The Finance Minister recently unveiled the new tax code (‘the Code’) which is expected to be effective from April 1, 2011. The significant thrust of the Code is to widen the tax base and have a simplified and moderate tax regime. Until 2007, SEBI registered Venture Capital Funds (‘VCFs’) enjoyed a complete tax pass-through status. The income received from investments was taxed only once, ie in the hands of the investors. This was in sync with the international practice of treating the funds set up mostly as Limited Partnerships, as pass-through. In the Finance Act, 2007 this benefit was restricted to income of VCFs from investments in certain select sectors. Most of the funds did not suffer adversely as they have been set up as ‘trusts’ which are taxed only once as opposed to companies which suffer from double taxation of income. The VC industry has been demanding full pass-through status since then, in order to bring in certainty. The Code proposes to do that and much more, for the VC industry. In this article, we have discussed the relevant proposals.
Taxation of VCFs and their investors
The Code proposes to treat all VCFs as tax pass-through provided they are registered with the SEBI and fulfill certain conditions as may be prescribed. All income received by VCFs will be tax exempt. The Discussion Paper released along with the Code mentions that the investors in such VCFs would be taxed in respect of such income. However, the Code provides that income received in respect of units in mutual funds (defined to include VCFs) would not be liable to tax in the hands of the recipients. Thus, the entire income in respect of investments through VCFs could be exempt from levy of tax. This seems to be unintentional. Looking at the intent, it may be safer to assume that the income may be taxable in the hands of the investors.
In order to facilitate the financial intermediaries including VCFs, the Code also proposes to exempt the dividends distributed by domestic companies to such VCFs from dividend distribution tax (‘DDT’). Therefore, now the dividends earned by the VCFs will be taxable in the hands of the investors. This will significantly increase the tax cost. While the DDT would have been paid at the rate of 15%, the tax incidence in the hands of investors would be at the rate of 30%. Further, the Code has done away with the tax concession for long term capital gains. Therefore, any capital gains earned on sale of portfolio companies will be taxable in the hands of the investors at their applicable rates as follows:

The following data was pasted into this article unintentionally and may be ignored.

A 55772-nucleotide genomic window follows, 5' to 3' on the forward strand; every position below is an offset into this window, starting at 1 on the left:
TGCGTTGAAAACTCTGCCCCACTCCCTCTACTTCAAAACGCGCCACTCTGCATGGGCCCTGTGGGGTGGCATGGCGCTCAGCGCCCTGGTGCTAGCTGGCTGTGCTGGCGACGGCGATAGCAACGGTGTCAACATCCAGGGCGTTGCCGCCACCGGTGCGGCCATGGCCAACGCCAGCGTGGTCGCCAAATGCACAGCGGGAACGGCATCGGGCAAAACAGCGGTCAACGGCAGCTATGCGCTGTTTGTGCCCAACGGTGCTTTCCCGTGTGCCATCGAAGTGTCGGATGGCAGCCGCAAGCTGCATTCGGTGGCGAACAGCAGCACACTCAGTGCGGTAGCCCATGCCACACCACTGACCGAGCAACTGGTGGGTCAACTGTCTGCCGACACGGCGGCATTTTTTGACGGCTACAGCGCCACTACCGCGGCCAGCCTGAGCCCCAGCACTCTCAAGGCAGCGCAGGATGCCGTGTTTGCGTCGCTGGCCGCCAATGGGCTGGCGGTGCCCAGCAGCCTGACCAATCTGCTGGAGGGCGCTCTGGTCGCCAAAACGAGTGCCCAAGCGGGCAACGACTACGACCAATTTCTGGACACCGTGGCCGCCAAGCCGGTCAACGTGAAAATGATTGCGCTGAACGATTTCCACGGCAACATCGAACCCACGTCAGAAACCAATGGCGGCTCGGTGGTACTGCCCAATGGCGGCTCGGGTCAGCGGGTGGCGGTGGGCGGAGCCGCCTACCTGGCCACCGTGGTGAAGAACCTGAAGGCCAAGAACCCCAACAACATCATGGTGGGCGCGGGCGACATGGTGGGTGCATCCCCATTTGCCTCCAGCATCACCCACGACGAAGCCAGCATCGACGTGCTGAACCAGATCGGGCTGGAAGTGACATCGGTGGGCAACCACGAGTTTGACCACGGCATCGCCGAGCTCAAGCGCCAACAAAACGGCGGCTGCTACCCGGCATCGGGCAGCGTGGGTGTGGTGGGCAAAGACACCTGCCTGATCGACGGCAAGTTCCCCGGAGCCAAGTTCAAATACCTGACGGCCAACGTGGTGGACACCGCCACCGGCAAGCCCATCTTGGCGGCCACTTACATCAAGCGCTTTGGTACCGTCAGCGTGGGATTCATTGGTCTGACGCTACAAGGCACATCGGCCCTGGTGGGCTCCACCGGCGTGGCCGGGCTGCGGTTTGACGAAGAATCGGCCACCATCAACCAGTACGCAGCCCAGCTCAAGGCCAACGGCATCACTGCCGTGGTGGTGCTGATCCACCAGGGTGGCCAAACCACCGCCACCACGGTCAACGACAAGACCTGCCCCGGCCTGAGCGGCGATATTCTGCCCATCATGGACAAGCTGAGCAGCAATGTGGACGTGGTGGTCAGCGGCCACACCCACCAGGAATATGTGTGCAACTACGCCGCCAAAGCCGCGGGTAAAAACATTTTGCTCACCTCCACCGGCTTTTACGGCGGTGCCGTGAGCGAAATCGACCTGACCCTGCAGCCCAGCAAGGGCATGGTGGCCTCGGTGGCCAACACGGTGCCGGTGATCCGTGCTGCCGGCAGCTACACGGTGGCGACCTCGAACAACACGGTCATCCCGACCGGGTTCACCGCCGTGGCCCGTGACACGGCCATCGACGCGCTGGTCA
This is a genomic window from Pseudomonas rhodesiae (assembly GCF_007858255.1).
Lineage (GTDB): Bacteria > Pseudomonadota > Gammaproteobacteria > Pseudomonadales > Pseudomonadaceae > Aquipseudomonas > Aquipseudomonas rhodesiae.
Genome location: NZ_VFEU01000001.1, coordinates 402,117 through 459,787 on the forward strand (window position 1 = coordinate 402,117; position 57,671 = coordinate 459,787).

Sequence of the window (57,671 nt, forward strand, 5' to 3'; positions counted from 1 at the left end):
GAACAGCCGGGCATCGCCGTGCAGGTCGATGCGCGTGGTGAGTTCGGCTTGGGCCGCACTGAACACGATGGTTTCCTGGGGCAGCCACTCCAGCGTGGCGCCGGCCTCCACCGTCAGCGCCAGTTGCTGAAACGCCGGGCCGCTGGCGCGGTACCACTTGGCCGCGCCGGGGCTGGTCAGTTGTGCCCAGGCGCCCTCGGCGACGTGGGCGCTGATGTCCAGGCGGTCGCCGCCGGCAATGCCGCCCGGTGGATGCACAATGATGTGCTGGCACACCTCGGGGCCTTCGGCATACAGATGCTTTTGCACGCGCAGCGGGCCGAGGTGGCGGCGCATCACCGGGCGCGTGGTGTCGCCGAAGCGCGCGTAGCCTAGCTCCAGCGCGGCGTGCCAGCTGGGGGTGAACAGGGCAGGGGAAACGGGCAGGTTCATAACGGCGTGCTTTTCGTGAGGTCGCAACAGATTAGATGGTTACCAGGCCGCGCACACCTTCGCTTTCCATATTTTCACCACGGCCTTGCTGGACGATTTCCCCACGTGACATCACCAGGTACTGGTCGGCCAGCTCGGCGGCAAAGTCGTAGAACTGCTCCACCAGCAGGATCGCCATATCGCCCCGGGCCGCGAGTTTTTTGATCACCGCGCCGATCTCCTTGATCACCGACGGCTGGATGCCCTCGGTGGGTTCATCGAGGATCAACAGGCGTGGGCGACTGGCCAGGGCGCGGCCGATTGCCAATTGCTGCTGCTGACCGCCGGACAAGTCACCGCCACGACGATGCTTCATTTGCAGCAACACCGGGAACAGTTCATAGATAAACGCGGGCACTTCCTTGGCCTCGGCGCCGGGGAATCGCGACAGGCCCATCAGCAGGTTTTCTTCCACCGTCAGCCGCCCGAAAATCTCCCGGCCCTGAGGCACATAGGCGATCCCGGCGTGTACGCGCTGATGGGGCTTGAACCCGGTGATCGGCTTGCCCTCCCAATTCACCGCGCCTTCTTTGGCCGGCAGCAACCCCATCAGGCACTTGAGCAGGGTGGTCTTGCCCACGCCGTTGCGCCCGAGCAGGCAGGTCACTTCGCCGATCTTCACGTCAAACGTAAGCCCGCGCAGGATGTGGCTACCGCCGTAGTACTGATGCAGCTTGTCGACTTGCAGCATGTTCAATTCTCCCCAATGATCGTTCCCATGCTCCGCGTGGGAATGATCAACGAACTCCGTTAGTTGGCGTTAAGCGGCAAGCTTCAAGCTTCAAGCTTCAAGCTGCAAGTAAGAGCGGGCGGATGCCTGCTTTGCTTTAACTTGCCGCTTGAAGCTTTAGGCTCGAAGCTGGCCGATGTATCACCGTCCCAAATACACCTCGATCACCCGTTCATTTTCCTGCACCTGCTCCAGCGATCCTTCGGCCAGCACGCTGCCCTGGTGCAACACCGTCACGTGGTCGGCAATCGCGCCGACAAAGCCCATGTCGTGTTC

* Individuals – at applicable slab rates, highest being 30%
* Unincorporated entities (including LLPs) – at 30%
* Companies – at 25%
Capital gains in the hands of the non-resident investors would be liable to tax at the rate of 30%. Taxation of the non-residents would be subject to benefits available under applicable tax treaty.
Taxation of unregistered VCFs and their investors
In case of VCFs which are not registered with SEBI or do not fulfill the prescribed conditions in this regard, the tax pass-through is not provided under the Code. However, if they are set up as ‘trusts’ their income would still be taxed only at one level. The trustee would be treated as ‘representative assessee’ and tax can be recovered from the trustee in the same manner and to the same extent as each investor. The dividends distributed by the investee companies would be subject to DDT; such dividends would not be liable to tax again in the hands of the fund or the investors. Capital gains will be taxable in the same manner as in the case of VCFs. Hence, if the investor is eligible to claim treaty benefit, such benefit should be available in computing tax payable by the fund. Once tax has been collected from the trustee, the investors in such trust would not be liable to tax again in respect of that income.
Currently, the Code does not draw any distinction between a determinate trust and a discretionary trust. However, the Discussion Paper indicates that the intention is to tax private discretionary trusts as unincorporated bodies at a rate of 30%.
While there is a lot of cheer from the VC industry, there are many clarifications needed viz conditions to be fulfilled to avail pass-through status, deductibility of expenses incurred by the fund, time of tax incidence for the investors, availability of pass-through benefits to a foreign venture capital investor, etc. The Code is currently open for public comments and is likely to go through amendments before it is enacted. Further, provisions such as ‘Treaty override’ and ‘General anti avoidance rule’ are likely to impact the way portfolio investments are structured in India.
(Shefali Goradia is a partner with BMR Advisors. She was assisted by Kalpesh Desai, Director BMR Advisors).
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